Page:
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Institutional investors may adopt severe steps after Cricut, Inc.’s (NASDAQ:CRCT) latest 11% drop adds to a year losses


Every investor in Cricut, Inc. (NASDAQ:CRCT) should be aware of the most powerful shareholder groups. And the group that holds the biggest piece of the pie are institutions with 61% ownership. In other words, the group stands to gain the most (or lose the most) from their investment into the company.

And institutional investors saw their holdings value drop by 11% last week. This set of investors may especially be concerned about the current loss, which adds to a one-year loss of 82% for shareholders. Often called “market makers”, institutions wield significant power in influencing the price dynamics of any stock. As a result, if the decline continues, institutional investors may be pressured to sell Cricut which might hurt individual investors.

In the chart below, we zoom in on the different ownership groups of Cricut.

View our latest analysis for Cricut

NasdaqGS:CRCT Ownership Breakdown June 19th 2022

What Does The Institutional Ownership Tell Us About Cricut?

Many institutions measure their performance against an index that approximates the local market. So they usually pay more attention to companies that are included in major indices.

As you can see, institutional investors have a fair amount of stake in Cricut. This can indicate that the company has a certain degree of credibility in the investment community. However, it is best to be wary of relying on the supposed validation that comes with institutional investors. They too, get it wrong sometimes. When multiple institutions own a stock, there’s always a risk that they are in a ‘crowded trade’. When such a trade goes wrong, multiple parties may compete to sell stock fast. This risk is higher in a company without a history of growth. You can see Cricut’s historic earnings and revenue below, but keep in mind there’s always more to the story.

earnings-and-revenue-growth
NasdaqGS:CRCT Earnings and Revenue Growth June 19th 2022

Since institutional investors own more than half the issued stock, the board will likely have to pay attention to their preferences. It would appear that 6.6% of Cricut shares are controlled by hedge funds. That catches my attention because hedge funds sometimes try to influence management, or bring about changes that will create near term value for shareholders. Looking at our data, we can see that the largest shareholder is Petrus Trust Company, LTA with 57% of shares outstanding. With such a huge stake in the ownership, we infer that they have significant control of the future of the company. With 13% and 6.6% of the shares outstanding respectively, Ashish Arora and Abdiel Capital Advisors, LP are the second and third largest shareholders. Ashish Arora, who is the second-largest shareholder, also happens to hold the title of Chief Executive Officer.

Researching institutional ownership is a good way to gauge and filter a stock’s expected performance. The same can be achieved by studying analyst sentiments. There are a reasonable number of analysts covering the stock, so it might be useful to find out their aggregate view on the future.

Insider Ownership Of Cricut

While the precise definition of an insider can be subjective, almost everyone considers board members to be insiders. Management ultimately answers to the board. However, it is not uncommon for managers to be executive board members, especially if they are a founder or the CEO.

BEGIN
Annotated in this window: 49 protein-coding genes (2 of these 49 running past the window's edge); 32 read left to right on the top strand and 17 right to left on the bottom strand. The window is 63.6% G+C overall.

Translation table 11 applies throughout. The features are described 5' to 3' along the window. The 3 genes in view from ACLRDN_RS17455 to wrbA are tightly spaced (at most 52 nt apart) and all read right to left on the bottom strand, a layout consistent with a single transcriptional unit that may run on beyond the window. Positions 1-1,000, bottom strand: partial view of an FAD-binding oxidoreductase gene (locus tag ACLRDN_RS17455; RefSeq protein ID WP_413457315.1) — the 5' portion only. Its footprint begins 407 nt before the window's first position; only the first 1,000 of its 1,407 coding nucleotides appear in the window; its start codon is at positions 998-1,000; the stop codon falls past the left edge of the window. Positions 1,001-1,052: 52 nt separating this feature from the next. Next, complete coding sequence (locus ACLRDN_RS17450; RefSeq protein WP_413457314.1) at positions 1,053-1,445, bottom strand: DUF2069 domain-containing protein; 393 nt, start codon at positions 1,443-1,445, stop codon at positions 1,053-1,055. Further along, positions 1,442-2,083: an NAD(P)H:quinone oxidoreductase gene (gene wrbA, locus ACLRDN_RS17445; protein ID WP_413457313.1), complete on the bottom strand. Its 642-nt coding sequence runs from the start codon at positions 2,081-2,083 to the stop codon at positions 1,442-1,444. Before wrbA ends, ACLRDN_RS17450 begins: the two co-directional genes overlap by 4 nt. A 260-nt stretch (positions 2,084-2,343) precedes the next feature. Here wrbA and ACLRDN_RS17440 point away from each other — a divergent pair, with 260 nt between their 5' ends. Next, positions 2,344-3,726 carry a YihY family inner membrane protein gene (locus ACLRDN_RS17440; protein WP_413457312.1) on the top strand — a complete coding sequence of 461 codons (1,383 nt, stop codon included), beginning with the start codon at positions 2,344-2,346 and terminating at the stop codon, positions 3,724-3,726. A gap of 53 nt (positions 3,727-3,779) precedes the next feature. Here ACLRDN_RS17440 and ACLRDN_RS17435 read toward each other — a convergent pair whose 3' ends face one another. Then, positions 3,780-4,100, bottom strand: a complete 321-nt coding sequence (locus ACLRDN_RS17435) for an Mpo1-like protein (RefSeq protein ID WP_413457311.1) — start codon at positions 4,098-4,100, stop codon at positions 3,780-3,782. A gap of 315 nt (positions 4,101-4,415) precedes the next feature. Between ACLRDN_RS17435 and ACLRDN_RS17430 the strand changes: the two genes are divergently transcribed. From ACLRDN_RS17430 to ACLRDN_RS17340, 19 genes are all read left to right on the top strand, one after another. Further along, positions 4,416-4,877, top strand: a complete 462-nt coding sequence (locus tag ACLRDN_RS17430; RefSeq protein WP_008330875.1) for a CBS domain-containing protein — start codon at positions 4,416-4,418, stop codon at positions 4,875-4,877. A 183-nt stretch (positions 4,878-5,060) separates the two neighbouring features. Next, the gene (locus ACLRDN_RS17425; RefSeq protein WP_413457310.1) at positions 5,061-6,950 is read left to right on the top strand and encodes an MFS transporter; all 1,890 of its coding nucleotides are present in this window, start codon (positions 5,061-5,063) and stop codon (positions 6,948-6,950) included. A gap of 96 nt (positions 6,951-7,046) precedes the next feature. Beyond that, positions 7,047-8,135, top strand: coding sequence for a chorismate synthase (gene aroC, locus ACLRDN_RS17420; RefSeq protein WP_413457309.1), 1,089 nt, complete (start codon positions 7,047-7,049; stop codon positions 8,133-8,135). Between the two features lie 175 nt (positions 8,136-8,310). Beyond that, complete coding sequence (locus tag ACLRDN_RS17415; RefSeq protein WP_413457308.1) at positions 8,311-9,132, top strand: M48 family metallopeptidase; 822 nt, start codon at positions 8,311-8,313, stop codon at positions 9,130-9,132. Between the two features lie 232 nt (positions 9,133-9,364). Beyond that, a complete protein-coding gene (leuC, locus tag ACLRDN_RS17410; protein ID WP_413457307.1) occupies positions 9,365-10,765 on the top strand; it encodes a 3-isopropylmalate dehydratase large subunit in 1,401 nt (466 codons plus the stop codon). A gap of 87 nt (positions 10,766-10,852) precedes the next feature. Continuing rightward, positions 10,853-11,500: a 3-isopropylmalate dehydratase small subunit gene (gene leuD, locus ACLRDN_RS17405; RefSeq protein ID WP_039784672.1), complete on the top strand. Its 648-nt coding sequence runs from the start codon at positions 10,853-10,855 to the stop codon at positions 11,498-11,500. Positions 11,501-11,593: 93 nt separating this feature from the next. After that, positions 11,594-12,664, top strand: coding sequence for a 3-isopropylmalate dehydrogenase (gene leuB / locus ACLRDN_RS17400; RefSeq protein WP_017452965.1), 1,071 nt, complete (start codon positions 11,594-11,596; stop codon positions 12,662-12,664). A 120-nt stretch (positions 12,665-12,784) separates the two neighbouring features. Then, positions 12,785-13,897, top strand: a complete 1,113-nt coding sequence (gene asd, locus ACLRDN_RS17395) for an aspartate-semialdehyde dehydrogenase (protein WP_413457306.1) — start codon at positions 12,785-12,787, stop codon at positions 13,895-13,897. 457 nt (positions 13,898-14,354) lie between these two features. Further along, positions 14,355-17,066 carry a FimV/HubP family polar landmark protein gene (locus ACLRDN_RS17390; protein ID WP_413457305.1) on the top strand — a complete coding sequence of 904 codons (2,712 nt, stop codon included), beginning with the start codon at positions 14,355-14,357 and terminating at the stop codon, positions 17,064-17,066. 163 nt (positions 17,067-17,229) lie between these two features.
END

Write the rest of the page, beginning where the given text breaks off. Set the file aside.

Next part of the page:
Most consider insider ownership a positive because it can indicate the board is well aligned with other shareholders. However, on some occasions too much power is concentrated within this group.

It seems insiders own a significant proportion of Cricut, Inc.. It has a market capitalization of just US$1.4b, and insiders have US$306m worth of shares in their own names. That’s quite significant. Most would be pleased to see the board is investing alongside them. You may wish to access this free chart showing recent trading by insiders.

General Public Ownership

The general public– including retail investors — own 11% stake in the company, and hence can’t easily be ignored. While this size of ownership may not be enough to sway a policy decision in their favour, they can still make a collective impact on company policies.

Next Steps:

While it is well worth considering the different groups that own a company, there are other factors that are even more important. Like risks, for instance. Every company has them, and we’ve spotted 4 warning signs for Cricut (of which 1 can’t be ignored!) you should know about.

If you are like me, you may want to think about whether this company will grow or shrink. Luckily, you can check this free report showing analyst forecasts for its future.

NB: Figures in this article are calculated using data from the last twelve months, which refer to the 12-month period ending on the last date of the month the financial statement is dated. This may not be consistent with full year annual report figures.

This article by Simply Wall St is general in nature. We provide commentary based on historical data and analyst forecasts only using an unbiased methodology and our articles are not intended to be financial advice. It does not constitute a recommendation to buy or sell any stock, and does not take account of your objectives, or your financial situation. We aim to bring you long-term focused analysis driven by fundamental data. Note that our analysis may not factor in the latest price-sensitive company announcements or qualitative material. Simply Wall St has no position in any stocks mentioned.



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